“In 2010, at the busiest period we temporarily increased the shift numbers, one shift to two shifts,” Hamuro says. “But we didn’t have to hire new people for the training. So it’s very helpful for us to be flexibly manufacturing oriented.”
Hamuro needs to make decisions about the future of hundreds of silicone products in numerous industries, so he spends a lot of time educating himself on the profitability of different business segments.
“My philosophy is with every product — we are selling 500 or 600 different kinds of products to the market — my target is not going with one product that is negative in profit,” Hamuro says. “That means every product must bring in profit somehow. But it’s very difficult to control 500, 600 products.
“I divide it into 20 major segments. And every time I watch a profit figure. Every segment has a profit, regardless of the manufacturing or importing. Those products are profitable.”
Hamuro monitors product profitability by monthly re-evaluating which areas need to shift or change to keep the company on track for growth.
“My controller is reporting basically every month on the segments and how much profit we get,” he says. “If one segment has a very slow and has a low profit, then we take a look at the inside. I break it down into every product, find out what is wrong and find out why.”
When he recognizes which area isn’t profitable, first Hamuro will consider cost cutting and reducing cost on the manufacturing side. Next, he will try to convince clients to increase the price or ultimately may eliminate a product. In industries that are growing, you can increase the human resources of facilities into those profitable areas to ensure resources are most effective.
“We prefer highly profitable industries,” Hamuro says. “Nowadays, it is very difficult to make a profit in the automotive industry, for example. So we are always looking for a wide variety in our portfolio. Fortunately, in the personal care industry especially, we have original technology in Japan. So recently we built a new laboratory in New Jersey to correspond to those customers and make new formulations.”
One way Hamuro is hoping to create a stronger position for his company in the U.S. is by moving some of the basic production in Japan to Akron, where it currently has none. This would give the company a competitive advantage in being able to make more basic products, such as a silicon monomer within the next three or four years, and take advantage of U.S. manufacturing.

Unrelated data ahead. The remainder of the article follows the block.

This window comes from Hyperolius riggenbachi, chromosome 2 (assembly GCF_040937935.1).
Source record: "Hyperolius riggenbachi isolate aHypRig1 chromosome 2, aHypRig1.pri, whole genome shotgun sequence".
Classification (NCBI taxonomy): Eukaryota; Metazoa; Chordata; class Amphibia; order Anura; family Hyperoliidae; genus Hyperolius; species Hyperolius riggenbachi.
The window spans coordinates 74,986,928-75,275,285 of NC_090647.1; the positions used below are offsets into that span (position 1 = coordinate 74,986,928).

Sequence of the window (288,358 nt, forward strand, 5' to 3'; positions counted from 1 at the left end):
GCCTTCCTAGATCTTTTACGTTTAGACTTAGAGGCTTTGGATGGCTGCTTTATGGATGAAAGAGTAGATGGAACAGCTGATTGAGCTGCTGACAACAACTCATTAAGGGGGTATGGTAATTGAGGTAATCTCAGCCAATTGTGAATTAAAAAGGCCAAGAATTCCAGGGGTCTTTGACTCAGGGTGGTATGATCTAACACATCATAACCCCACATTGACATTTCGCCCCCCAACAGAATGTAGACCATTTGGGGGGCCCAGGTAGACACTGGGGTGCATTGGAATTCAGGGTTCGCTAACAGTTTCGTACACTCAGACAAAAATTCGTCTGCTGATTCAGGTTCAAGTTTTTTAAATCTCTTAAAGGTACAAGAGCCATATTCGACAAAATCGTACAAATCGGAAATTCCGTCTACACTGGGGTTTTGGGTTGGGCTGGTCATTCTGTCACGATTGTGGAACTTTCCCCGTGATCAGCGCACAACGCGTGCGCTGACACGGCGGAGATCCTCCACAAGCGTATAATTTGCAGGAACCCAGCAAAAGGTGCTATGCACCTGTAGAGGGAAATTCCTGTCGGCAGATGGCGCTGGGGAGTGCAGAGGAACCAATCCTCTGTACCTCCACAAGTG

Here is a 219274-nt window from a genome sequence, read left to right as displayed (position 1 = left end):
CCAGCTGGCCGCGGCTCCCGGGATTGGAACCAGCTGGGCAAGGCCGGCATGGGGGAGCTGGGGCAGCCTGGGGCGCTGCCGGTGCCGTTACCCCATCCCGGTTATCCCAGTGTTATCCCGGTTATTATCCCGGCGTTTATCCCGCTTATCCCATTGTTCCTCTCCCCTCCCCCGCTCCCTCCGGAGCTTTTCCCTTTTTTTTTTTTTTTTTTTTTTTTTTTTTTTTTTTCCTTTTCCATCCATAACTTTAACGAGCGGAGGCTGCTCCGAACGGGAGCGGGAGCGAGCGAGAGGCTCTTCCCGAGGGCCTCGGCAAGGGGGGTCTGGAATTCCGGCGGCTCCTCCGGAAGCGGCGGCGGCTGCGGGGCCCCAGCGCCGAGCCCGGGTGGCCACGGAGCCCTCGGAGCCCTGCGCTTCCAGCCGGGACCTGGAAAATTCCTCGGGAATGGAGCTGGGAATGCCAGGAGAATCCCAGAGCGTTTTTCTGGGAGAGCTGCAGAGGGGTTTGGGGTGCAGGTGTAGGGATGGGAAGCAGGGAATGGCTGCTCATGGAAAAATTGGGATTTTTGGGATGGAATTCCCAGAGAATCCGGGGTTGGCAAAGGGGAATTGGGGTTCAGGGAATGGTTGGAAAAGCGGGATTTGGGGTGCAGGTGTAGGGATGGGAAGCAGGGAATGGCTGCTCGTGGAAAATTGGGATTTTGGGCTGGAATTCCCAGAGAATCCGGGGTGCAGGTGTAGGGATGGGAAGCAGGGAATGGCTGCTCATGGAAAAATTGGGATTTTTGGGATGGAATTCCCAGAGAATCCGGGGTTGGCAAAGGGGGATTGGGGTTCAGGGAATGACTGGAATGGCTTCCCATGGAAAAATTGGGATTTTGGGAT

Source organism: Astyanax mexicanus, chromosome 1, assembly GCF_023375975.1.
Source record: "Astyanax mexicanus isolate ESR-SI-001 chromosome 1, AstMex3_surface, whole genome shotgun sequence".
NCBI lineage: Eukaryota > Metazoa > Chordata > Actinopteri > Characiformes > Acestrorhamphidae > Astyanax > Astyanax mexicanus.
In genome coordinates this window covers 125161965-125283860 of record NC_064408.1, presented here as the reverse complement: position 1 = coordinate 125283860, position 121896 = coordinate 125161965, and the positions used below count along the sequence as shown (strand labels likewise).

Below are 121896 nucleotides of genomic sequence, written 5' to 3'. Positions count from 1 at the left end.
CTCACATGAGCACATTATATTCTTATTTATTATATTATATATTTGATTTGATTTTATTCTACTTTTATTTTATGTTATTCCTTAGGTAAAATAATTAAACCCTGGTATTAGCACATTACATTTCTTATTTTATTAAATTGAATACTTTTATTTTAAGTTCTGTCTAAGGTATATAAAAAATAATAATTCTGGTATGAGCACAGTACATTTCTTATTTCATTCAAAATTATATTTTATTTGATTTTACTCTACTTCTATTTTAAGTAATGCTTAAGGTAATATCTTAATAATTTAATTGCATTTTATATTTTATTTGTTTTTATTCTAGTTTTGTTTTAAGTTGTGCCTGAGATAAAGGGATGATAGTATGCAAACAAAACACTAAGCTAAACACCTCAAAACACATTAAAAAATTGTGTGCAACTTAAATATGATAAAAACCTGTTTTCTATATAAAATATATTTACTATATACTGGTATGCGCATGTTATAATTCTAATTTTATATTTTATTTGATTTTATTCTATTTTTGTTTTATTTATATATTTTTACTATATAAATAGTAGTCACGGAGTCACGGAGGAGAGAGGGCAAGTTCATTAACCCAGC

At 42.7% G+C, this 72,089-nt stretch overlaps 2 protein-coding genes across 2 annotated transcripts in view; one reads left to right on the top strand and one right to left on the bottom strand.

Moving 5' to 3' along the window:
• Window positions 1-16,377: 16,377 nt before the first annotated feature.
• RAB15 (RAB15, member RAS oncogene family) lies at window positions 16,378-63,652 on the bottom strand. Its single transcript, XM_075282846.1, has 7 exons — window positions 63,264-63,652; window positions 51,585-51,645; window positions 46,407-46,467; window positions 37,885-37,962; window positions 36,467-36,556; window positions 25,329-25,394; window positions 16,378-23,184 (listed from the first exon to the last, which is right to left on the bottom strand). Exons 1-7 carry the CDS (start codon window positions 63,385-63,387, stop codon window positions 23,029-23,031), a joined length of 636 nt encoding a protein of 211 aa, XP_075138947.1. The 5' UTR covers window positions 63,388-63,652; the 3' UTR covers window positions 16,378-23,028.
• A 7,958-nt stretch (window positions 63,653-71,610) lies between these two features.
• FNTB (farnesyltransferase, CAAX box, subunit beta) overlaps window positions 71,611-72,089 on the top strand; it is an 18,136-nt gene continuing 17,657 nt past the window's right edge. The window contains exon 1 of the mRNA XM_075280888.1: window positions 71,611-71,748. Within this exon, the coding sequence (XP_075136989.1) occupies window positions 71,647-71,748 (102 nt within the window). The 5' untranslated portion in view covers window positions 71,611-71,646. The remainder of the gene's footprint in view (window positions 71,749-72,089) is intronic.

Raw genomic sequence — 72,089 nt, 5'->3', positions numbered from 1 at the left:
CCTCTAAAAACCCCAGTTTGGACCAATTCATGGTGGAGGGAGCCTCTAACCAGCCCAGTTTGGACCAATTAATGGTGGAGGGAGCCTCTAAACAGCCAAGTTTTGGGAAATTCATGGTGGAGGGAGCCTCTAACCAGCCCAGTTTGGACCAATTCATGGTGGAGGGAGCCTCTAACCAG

“My current goal is integrated silicon manufacturing based on the Japanese technology,” he says. “But existing in the United States, we will have more opportunity to expand in a global position.
“Currently, our parent company has a basic brand in Asia only, in Japan and Thailand. We don’t have any of the basic plants outside of Asia. So I think the making of the basic production outside of Japan is very meaningful for us to further development as a global company.”
How to reach: Shin-Etsu Silicones of America Inc., (800) 544-1745 or www.shinetsusilicones.com
The Hamuro File
President and CEO
Shin-Etsu Silicones of America Inc. (SESA)
Education: Keio University, Tokyo, Japan
Born: Suburban Tokyo, Japan
What was your first job?
General Administration Dept. Shin-Etsu Chemical Co., Ltd. Isobe Plant
Who are your heroes in the business world and why?
Our chairman, Mr. Kanagawa, is my hero as genius in business decision and strong will to accomplish difficult task.
What would your friends be surprised to find out about you?
Most of my friends in school days were surprised that I had chosen a sales type of job when I started my career.
What is your favorite part of your job?
Sometimes my job is complicated, difficult and hectic but challenging and joyful when we have successes.